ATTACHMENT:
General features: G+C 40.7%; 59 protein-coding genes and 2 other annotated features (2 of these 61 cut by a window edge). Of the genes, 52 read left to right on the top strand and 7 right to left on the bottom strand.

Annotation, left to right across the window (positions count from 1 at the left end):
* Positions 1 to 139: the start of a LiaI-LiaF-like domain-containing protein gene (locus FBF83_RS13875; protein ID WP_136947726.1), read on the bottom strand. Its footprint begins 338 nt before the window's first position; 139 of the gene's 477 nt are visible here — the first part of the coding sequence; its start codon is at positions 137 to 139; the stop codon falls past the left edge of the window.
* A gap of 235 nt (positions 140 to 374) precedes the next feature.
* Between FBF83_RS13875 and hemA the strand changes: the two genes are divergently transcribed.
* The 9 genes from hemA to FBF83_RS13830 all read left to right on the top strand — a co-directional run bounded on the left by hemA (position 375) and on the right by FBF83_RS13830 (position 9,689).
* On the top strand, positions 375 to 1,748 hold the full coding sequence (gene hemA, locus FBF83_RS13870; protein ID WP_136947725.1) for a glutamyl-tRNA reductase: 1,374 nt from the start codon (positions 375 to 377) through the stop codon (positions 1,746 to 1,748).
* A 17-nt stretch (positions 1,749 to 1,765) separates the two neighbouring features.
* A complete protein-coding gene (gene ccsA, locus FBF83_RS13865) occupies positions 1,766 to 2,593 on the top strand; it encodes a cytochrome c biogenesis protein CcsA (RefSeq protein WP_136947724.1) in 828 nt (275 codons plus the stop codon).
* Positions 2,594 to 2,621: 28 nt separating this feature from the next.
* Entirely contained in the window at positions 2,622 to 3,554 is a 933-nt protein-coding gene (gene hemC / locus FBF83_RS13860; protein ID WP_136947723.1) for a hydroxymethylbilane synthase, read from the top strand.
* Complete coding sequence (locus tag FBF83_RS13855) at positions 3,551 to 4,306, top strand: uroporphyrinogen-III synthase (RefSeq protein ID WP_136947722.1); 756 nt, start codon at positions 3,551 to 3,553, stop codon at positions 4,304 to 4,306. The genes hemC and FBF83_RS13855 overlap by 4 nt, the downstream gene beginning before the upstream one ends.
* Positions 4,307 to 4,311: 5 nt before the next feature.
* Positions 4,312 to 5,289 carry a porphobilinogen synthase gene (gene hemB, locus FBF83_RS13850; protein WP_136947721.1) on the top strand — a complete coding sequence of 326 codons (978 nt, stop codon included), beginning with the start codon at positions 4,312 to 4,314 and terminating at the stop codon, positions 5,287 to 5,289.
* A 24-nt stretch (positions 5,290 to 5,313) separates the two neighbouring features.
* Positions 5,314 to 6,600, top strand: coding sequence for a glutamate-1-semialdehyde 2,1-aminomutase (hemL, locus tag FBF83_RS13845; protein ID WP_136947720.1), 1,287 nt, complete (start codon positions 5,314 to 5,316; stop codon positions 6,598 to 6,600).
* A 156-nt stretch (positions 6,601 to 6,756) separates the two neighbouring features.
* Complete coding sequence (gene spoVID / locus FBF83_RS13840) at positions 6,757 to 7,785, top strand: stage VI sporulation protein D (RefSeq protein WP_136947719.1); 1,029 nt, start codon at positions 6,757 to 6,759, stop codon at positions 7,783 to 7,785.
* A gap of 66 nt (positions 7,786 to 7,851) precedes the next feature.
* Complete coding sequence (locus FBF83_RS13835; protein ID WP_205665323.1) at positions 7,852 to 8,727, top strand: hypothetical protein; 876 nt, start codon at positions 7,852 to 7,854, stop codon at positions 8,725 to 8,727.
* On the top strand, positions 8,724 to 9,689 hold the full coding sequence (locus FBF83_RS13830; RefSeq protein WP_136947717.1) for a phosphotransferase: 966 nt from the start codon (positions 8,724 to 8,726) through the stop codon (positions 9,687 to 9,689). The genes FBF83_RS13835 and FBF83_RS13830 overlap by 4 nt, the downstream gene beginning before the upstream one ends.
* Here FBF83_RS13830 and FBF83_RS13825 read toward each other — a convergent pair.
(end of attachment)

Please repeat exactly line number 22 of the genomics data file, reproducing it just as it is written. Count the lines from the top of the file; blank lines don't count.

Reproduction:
* Here FBF83_RS13830 and FBF83_RS13825 read toward each other — a convergent pair.